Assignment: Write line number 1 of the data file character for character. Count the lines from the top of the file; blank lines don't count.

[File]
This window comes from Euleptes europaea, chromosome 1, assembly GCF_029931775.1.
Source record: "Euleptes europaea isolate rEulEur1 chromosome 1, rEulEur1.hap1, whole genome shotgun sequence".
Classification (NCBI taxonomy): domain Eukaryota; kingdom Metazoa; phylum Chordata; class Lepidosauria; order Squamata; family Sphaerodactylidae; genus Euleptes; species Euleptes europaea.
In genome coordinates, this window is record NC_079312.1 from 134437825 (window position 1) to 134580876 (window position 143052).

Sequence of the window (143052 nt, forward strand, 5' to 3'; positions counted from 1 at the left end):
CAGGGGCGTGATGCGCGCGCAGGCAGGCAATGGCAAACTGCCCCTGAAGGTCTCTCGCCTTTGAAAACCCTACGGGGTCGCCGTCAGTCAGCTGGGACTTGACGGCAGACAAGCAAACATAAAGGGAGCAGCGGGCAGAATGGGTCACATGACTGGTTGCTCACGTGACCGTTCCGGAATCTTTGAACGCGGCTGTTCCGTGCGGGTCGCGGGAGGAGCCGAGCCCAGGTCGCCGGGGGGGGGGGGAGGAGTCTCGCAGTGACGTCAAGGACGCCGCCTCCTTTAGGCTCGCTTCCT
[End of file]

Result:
This window comes from Euleptes europaea, chromosome 1, assembly GCF_029931775.1.